KOMO-TV (Seattle), Aug. 3
Ron French writes: “What started as a fight over an LGBTQ-themed graphic novel may end with the closure of a west Michigan public library. Voters in Jamestown Township, a politically conservative community in Ottawa County, rejected renewal Tuesday of a millage that would support the Patmos Library. That vote guts the library’s operating budget in 2023—84% of the library’s $245,000 budget comes from property taxes collected through a millage. Without a millage, the library is likely to run out of money sometime late next year, said Larry Walton, library board president.”
Bridge Michigan, Aug. 3
Registration and housing are now open for Core Forum 2022, to be held October 13–15 in Salt Lake City. The conference will include keynote presentations, educational sessions, panels, exhibits, and poster sessions on topics such as access and equity, assessment, buildings and operations, leadership and management, metadata and collections, preservation, and technology. Personal members of Core and the Utah Library Association will receive a $150 early bird discount through September 6. Housing reservations must be made by September 11.
Core: Leadership, Infrastructure, Futures, Aug. 3
American Libraries’ online column Letters of the Law explores a wide range of legal issues that arise in libraries, with the help of a pair of leading authorities: Mary Minow (a librarian who became a lawyer) and Tomas A. Lipinski (a lawyer who became a librarian). In his latest column, Lipinski addresses new regulations governing exemptions to copyright law, case law surrounding challenges to public library collections, and legal factors when considering controlled digital lending.
AL Online, Aug. 5
Cara Bertram writes: “Clara W. Hunt, chair of the Children’s Librarian Section [of ALA], had noted that the Newbery Medal provided children’s literature with “publicity of the best kind.” But ALA did not always rely on the Newbery’s popularity to capture the public’s attention. In 1949, Marguerite Henry received the Newbery for her book, King of the Wind: the Story of the Godolphin Arabian, but it was the subject of her Newbery runner-up book, Misty of Chincoteague, that ended up on display. Misty the Horse made a visit to the [Midwest Regional ALA Conference in Grand Rapids, Michigan’s] exhibit.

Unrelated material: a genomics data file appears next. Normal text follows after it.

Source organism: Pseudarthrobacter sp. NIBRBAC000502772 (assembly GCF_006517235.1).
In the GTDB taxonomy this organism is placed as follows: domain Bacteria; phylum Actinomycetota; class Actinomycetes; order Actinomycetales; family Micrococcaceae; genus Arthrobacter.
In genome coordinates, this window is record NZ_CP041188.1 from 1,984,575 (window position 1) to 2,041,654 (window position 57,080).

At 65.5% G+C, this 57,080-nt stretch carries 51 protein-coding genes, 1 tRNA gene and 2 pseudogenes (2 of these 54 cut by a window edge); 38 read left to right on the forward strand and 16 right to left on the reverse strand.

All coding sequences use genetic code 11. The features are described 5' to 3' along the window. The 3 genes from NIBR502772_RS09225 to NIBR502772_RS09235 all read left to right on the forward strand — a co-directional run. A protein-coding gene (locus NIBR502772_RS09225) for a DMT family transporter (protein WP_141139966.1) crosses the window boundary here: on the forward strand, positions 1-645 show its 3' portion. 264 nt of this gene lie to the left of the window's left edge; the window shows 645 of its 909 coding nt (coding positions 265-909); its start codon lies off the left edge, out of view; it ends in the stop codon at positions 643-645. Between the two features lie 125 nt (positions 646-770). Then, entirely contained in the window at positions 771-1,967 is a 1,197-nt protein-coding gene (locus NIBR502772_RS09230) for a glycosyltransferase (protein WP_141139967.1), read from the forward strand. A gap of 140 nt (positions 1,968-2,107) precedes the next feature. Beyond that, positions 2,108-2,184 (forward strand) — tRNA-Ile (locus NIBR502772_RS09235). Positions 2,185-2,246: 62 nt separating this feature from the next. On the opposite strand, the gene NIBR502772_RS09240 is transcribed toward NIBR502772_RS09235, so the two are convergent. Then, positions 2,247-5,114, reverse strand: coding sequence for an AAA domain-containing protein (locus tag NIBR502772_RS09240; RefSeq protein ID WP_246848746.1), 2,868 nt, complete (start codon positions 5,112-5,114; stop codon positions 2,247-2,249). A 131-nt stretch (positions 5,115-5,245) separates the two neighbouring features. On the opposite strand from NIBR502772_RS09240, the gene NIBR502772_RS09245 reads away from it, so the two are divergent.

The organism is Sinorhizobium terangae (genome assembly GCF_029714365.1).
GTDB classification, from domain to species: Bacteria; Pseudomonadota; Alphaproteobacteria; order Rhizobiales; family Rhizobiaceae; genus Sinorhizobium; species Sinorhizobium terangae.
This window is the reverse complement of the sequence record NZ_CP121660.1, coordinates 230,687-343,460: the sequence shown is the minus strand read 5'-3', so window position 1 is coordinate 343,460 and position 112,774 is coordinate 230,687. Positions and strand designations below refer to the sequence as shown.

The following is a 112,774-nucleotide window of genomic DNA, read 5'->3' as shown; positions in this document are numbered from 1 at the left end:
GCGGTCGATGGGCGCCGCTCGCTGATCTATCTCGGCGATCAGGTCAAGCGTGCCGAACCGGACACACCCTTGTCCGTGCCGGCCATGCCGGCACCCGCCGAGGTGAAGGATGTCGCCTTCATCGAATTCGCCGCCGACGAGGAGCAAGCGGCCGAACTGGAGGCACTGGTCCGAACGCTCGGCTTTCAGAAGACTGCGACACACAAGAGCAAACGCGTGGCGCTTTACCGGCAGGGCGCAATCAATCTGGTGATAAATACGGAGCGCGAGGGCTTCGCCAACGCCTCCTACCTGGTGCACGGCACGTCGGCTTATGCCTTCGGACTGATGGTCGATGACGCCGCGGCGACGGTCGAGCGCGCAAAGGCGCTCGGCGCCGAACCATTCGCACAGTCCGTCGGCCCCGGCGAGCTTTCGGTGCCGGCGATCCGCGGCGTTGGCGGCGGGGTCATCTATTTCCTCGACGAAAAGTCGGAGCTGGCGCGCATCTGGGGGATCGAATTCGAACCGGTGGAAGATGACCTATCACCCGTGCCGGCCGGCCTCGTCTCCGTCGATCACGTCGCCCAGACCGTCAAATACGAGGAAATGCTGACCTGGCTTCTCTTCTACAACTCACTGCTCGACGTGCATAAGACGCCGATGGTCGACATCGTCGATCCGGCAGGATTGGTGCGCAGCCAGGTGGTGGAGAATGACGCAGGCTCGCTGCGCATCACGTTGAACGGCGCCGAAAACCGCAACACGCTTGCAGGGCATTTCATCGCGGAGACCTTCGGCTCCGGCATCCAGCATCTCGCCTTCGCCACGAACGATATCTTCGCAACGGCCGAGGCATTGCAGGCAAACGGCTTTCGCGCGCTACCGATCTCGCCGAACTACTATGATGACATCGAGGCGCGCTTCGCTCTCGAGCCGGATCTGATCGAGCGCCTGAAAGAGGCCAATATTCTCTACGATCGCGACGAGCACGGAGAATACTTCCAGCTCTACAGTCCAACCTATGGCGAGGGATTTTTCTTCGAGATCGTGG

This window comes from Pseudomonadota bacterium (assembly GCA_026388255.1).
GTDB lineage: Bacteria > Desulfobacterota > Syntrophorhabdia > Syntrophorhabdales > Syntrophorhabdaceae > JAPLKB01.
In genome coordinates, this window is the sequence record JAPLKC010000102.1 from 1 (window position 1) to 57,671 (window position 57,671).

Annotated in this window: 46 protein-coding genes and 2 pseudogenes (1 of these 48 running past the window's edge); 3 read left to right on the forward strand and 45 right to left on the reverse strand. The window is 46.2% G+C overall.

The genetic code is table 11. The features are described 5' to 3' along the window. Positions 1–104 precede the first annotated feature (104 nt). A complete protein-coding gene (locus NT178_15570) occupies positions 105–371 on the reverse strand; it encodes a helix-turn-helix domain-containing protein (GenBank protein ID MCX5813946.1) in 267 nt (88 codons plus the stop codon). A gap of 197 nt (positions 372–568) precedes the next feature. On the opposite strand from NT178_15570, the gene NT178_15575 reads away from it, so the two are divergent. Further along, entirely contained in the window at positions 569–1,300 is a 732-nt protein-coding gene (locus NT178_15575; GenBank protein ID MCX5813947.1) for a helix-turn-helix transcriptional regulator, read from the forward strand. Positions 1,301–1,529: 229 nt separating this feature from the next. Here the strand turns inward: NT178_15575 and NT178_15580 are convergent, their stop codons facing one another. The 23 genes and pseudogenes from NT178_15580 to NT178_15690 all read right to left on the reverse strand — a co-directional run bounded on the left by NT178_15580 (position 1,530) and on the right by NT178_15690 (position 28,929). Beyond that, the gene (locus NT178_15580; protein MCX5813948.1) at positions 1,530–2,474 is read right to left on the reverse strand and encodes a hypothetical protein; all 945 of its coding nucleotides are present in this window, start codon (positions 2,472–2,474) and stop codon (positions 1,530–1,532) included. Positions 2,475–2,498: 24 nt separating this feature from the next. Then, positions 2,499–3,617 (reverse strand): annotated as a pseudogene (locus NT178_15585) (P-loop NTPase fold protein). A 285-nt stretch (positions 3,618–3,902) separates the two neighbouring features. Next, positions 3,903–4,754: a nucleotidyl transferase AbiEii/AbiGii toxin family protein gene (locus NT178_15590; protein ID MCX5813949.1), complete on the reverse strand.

American Library Association Archives, July 29
Sharon on Goodreads writes: “Podcast junkies will know this already, but the audio format is a surprisingly great way to discover more about nearly any topic that catches your interest. There’s something about having a voice in your head—quite literally, if you use earbuds—that seems to facilitate the learning process. To that end, we’ve gathered together a collection of new and old nonfiction audiobooks in the realm of popular science writing. It’s good to have smart people whispering in your ear, as a general life strategy.”
Goodreads, July 25
In support of the “We Can Do This” COVID-19 public education campaign, the American Library Association will hold a pediatric vaccination clinic and media event in partnership with Prince George’s County (Md.) Memorial Library System (PGCMLS) and Dr. Cameron Webb, senior advisor to the White House COVID-19 Response. The event will take place at PGCMLS’s Hyattsville branch on August 4. The event will highlight public libraries’ roles in providing trusted information about COVID-19 vaccines to parents and families, particularly those with younger children—the age group with the lowest vaccination rates.
Prince George’s County (Md.) Memorial Library System, Aug. 1